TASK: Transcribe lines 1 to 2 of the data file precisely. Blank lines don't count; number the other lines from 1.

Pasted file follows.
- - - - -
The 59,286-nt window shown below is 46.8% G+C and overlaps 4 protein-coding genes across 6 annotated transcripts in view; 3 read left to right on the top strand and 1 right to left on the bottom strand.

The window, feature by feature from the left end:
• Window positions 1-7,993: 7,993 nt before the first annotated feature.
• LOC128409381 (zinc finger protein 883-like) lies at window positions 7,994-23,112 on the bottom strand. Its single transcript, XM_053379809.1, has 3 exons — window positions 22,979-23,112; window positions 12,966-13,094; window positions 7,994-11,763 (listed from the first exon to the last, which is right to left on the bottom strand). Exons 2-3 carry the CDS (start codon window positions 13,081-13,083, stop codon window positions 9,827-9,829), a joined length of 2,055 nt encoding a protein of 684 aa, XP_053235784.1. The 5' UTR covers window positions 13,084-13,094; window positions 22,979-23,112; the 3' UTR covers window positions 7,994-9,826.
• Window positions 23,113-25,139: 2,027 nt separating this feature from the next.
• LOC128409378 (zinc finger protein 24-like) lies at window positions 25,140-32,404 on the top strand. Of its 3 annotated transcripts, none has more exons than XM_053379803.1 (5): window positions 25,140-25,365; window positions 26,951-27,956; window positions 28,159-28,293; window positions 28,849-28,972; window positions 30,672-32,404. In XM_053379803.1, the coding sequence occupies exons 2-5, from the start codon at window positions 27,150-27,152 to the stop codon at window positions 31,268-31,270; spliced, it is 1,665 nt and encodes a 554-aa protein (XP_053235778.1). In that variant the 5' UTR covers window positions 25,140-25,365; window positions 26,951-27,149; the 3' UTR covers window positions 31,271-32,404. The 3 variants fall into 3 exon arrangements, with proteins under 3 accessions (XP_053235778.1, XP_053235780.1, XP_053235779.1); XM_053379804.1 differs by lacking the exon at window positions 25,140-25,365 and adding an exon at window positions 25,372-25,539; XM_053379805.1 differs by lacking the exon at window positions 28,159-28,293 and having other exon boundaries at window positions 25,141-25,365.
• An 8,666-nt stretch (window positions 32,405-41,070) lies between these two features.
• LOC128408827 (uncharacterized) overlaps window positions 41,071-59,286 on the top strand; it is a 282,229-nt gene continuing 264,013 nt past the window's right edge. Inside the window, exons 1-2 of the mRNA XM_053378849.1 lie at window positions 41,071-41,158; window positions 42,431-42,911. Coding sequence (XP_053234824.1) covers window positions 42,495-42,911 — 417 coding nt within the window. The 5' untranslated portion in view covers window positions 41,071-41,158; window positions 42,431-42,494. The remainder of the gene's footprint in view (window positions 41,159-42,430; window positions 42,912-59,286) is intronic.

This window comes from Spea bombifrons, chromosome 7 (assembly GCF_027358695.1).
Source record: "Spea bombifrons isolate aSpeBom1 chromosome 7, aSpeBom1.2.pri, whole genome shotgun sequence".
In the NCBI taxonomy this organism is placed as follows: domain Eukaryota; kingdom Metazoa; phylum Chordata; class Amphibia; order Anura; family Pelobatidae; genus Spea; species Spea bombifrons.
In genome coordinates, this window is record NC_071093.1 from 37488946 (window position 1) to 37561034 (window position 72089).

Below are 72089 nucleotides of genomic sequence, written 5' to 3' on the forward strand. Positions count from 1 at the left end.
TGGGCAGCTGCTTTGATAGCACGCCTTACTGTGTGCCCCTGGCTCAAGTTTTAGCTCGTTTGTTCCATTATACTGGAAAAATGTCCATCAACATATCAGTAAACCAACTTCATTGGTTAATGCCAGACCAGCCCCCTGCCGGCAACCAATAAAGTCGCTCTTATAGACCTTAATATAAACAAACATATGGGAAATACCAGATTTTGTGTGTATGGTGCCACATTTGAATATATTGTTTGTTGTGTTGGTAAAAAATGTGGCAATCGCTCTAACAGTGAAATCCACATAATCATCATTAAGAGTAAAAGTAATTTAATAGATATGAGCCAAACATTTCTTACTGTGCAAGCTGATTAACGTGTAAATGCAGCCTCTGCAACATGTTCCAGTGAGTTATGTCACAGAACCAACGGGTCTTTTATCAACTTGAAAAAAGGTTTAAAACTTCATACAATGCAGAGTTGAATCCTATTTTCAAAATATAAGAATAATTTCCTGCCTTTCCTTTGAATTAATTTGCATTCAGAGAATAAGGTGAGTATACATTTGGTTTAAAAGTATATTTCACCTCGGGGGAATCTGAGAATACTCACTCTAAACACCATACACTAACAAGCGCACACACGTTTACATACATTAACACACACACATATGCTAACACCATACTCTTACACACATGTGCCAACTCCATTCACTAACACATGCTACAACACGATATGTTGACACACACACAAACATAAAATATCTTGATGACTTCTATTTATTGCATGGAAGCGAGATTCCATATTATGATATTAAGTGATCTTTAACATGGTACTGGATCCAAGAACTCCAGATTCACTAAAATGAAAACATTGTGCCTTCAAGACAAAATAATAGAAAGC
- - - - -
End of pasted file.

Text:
The 59,286-nt window shown below is 46.8% G+C and overlaps 4 protein-coding genes across 6 annotated transcripts in view; 3 read left to right on the top strand and 1 right to left on the bottom strand.

The window, feature by feature from the left end: